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HomeData Engineering and Data WarehousingHow Meta built the infrastructure for Threads

How Meta built the infrastructure for Threads

On July 5, 2023, Meta launched Threads, the newest product in our family of apps, to an unprecedented success that saw it garner over 100 million sign ups in its first five days.

A small, nimble team of engineers built Threads over the course of only five months of technical work. While the app’s production launch had been under consideration for some time, the business finally made the decision and informed the infrastructure teams to prepare for its launch with only two days’ advance notice. The decision was made with full confidence that Meta’s infrastructure teams can deliver based on their past track record and the maturity of the infrastructure. Despite the daunting challenges with minimal lead time, the infrastructure teams supported the app’s rapid growth exceptionally well.

The seamless scale that people experienced as they signed up by the millions came on the shoulders of over a decade of infrastructure and product development. This was not infrastructure purposely built for Threads, but that had been built over the course of Meta’s lifetime for many products. It had already been built for scale, growth, performance, and reliability, and it managed to exceed our expectations as Threads grew at a pace that no one could have predicted.

A huge amount of infrastructure goes into serving Threads. But, because of space limitations, we will only give examples of two existing components that played an important role: ZippyDB, our distributed key/value datastore, and Async, our aptly named asynchronous serverless function platform.

ZippyDB: Scaling keyspaces for Threads

Let’s zoom in on the storage layer, where we leveraged ZippyDB, a distributed key/value database that is run as a fully managed service for engineers to build on. It is built from the ground up to leverage Meta’s infrastructure, and keyspaces hosted on it can be flexibly placed across any number of data centers. Any keyspace hosted on it can be scaled up and down with relative ease. When it comes to building applications that can serve everyone on the planet, ZippyDB is the natural choice to meet the scale demands of its internal state. 

The speed at which we can scale the capacity of a keyspace is made possible by two key features: First, the service runs on a common pool of hardware and is plugged into Meta’s overall capacity management framework. Once new capacity is allocated to the service, the machines are automatically added to the service’s pool and the load balancer kicks in to move data to the new machines. We can absorb thousands of new machines in a matter of a few hours once they are added to the service. While this is great, it is not enough since the end-to-end time in approving capacity, possibly draining it from other services and adding it to ZippyDB, can still be in order of a couple of days. We need to also be able to absorb a surge on shorter notice.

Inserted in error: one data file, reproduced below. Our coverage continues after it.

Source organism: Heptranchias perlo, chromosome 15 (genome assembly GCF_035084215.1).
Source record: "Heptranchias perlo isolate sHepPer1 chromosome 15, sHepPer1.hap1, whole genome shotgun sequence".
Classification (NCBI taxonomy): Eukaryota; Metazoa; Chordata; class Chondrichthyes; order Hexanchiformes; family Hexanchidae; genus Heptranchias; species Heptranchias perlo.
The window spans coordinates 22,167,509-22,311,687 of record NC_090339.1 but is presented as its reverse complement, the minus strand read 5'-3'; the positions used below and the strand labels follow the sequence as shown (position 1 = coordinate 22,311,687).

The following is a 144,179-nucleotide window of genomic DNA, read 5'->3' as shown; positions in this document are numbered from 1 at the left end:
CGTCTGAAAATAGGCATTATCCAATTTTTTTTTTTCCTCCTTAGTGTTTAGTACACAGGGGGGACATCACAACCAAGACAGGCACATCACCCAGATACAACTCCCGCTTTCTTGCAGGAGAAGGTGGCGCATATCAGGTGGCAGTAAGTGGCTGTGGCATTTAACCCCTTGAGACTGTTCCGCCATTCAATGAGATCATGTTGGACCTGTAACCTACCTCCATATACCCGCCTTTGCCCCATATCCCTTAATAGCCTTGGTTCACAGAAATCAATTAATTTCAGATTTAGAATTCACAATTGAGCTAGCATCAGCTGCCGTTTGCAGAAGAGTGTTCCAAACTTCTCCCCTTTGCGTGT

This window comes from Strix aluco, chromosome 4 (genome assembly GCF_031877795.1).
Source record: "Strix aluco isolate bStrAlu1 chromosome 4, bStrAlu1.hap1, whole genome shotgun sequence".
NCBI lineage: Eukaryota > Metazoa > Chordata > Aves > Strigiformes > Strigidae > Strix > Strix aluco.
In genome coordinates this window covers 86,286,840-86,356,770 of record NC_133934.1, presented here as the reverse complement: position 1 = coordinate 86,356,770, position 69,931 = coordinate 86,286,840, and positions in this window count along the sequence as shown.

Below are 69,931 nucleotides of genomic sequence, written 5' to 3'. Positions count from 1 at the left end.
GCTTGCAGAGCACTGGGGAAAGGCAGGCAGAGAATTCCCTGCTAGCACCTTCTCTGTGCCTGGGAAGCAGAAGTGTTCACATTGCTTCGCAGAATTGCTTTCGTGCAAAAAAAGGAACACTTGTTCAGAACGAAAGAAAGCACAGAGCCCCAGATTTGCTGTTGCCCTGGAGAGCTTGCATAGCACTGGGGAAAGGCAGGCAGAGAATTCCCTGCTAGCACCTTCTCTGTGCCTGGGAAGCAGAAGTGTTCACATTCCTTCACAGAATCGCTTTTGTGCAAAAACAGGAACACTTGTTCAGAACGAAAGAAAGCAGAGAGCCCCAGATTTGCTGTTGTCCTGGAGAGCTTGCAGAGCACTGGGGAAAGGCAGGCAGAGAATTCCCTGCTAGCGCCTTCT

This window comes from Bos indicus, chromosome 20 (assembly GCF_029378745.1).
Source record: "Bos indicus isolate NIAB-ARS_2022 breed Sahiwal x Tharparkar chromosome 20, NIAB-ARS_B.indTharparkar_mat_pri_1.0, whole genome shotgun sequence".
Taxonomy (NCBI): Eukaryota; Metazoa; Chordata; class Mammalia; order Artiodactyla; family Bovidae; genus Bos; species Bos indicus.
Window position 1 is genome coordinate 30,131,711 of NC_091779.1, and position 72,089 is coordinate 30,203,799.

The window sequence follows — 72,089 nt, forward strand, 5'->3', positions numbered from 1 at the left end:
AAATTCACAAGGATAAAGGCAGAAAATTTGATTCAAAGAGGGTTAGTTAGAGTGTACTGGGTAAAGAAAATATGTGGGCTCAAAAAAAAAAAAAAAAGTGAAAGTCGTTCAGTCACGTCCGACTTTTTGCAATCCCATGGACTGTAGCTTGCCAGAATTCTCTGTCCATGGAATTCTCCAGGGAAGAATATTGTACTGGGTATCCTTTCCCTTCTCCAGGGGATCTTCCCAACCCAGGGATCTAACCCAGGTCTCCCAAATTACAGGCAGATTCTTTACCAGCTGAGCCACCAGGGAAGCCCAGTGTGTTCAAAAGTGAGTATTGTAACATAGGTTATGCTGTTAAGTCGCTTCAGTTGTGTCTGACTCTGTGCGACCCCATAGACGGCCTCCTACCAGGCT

To enable the immediate absorption, we rely on the service architecture’s multi-tenancy and its strong isolation features. This allows for different keyspaces, potentially with complimentary load demands to share the underlying hosts, without worrying about their service level getting impacted when other workloads run hot. There is also slack in the hosts pool due to unused capacity of individual keyspaces as well as buffers for handling disaster recovery events. We can pull levers that shift unused allocations between keyspaces – dipping into any existing slack and letting the hosts run at a higher utilization level to let a keyspace ramp up almost immediately and sustain it over a short interval (a couple of days). All these are simple config changes with tools and automation built around them as they are fairly routine for day-to-day operations.

The combined effects of strong multi-tenancy and ability to absorb new hardware makes it possible for the service to scale more or less seamlessly, even in the face of a sudden large new demand.

Optimizing ZippyDB for a product launch

ZippyDB’s resharding protocol allows us to quickly and transparently increase the sharding factor (i.e., horizontal scaling factor) of a ZippyDB use case with zero downtime for clients, all while maintaining full consistency and correctness guarantees. This allows us to rapidly scale out use cases on the critical path of new product launches with zero interruptions to the launch, even if its load increases by 100x.

We achieve this by having clients hash their keys to logical shards, which are then mapped to a set of physical shards. When a use case grows and requires resharding, we provision a new set of physical shards and install a new logical-to-physical shard mapping in our clients through live configuration changes without downtime. Using hidden access keys on the server itself, and smart data migration logic in our resharding workers, we are then able to atomically move a logical shard from the original mapping to the new mapping. Once all logical shards have been migrated, resharding is complete and we remove the original mapping.